Kicking Off the Fall with Apple Picking

Well, we had beautiful midwest weather for Labor Day Weekend. Plenty of blue skies and sparkling sunshine… And a diagnosis of strep throat for me! Bummer! In the midst of my disappointment to be out of commission, I was grateful that my husband was home to help with our young children. After staying at home for two full days to rest while he took the kids to a BBQ, church service, and on a family bike ride to get ice cream, I was able to finally get up on Monday morning – Labor Day – and have the energy to join in on the family fun. (And, after several doses of my prescription antibiotics, I was also in the clear to be out and about and not worry about possibly spreading strep throat to others. Phew!)

In a rather spontaneous decision, my husband and I looked online at 6:15 AM and decided to visit a new apple orchard about one hour’s drive from the city. Although some orchards in our region are not yet ready for picking, there are a handful that opened over the weekend.

So we showered, ate, dressed and piled in the car! Our family had a blast riding the tractor-pulled train through the orchards and the “Enchanted Forest,” picking a yummy variety of apples called Zestar (very crisp with lots of sweet and a bit tart), climbing hay bales, playing in a giant Corn Bin and more. Our youngest daughter kept saying, “Apples here!” because we’ve been reading the lovely book Apples Here! by Will Hubbell over the last couple of weeks. Exploring that book together was such a fantastic way to prepare for our fun family outing and discuss what we learned about the life cycle of apples as we picked our own.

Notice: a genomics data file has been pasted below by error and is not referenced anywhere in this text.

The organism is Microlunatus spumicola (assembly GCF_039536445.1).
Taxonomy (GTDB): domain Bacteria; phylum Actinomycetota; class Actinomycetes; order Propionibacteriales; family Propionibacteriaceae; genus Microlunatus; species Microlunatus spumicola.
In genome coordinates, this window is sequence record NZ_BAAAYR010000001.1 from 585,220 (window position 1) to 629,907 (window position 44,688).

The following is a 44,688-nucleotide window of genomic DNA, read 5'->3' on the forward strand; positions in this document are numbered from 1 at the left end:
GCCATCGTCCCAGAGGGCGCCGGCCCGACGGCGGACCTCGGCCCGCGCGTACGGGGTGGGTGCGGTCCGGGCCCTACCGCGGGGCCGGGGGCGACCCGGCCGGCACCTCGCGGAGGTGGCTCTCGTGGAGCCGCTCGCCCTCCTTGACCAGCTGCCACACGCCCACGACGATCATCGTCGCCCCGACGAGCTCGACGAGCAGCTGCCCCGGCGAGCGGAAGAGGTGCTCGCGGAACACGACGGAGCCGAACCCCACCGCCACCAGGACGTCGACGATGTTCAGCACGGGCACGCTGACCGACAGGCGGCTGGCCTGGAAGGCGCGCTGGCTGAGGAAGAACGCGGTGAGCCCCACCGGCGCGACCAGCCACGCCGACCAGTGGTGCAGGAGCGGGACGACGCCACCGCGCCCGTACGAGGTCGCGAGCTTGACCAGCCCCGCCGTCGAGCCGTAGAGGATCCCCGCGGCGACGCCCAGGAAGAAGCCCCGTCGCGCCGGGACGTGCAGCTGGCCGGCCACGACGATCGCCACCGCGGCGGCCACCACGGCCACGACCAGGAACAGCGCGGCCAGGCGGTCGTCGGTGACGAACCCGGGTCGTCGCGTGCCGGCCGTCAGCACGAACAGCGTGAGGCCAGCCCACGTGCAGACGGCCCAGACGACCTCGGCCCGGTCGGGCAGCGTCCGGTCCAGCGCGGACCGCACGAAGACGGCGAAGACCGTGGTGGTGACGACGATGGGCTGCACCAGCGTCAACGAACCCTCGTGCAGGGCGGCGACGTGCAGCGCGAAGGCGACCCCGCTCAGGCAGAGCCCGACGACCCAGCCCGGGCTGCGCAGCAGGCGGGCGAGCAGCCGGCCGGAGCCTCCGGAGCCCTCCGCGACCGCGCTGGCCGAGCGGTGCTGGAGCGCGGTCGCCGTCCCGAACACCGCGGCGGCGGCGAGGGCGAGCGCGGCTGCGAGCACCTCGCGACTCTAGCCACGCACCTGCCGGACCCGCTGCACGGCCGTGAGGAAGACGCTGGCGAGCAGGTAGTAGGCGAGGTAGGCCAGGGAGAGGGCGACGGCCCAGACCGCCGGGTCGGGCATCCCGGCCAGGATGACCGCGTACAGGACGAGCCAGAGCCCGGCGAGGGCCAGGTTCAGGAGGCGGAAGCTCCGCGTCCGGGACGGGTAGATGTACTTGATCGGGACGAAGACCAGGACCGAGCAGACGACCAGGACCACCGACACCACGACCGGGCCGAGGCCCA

Our youngest daughter at the orchard.

Apples Here! is a terrific book to explain in simple terms what the apple tree does in each season as it prepares to bear fruit. Whether or not you end up going on your own apple-picking adventure, it is a great read for autumn.

Best Ages: pre-k – 1st grade

For Parents:

  • Visit a local apple orchard and pick your own apples or take a stroll among the trees. Discuss the life cycle of the fruit as described in the book.
  • Choose a favorite apple recipe and mix up something yummy in your kitchen with your child/ren! Take a look at Food Network’s list of 50 apple recipes for new ideas.

For Teachers:

  • Create a page divided into four quadrants. Label each one with a season. Then allow students to daw a picture of what an apple tree looks like in that season. Or use this free resource from Teachers Pay Teachers.
  • Plan a class or school trip to a local apple orchard!
  • Set up a learning center that includes items related to apples. These could include plastic apples, tin pie plates, aprons, hot pads, white plastic flower blossoms, empty apple juice or cider jugs, apple coloring pages and additional books on apples from your class or school library.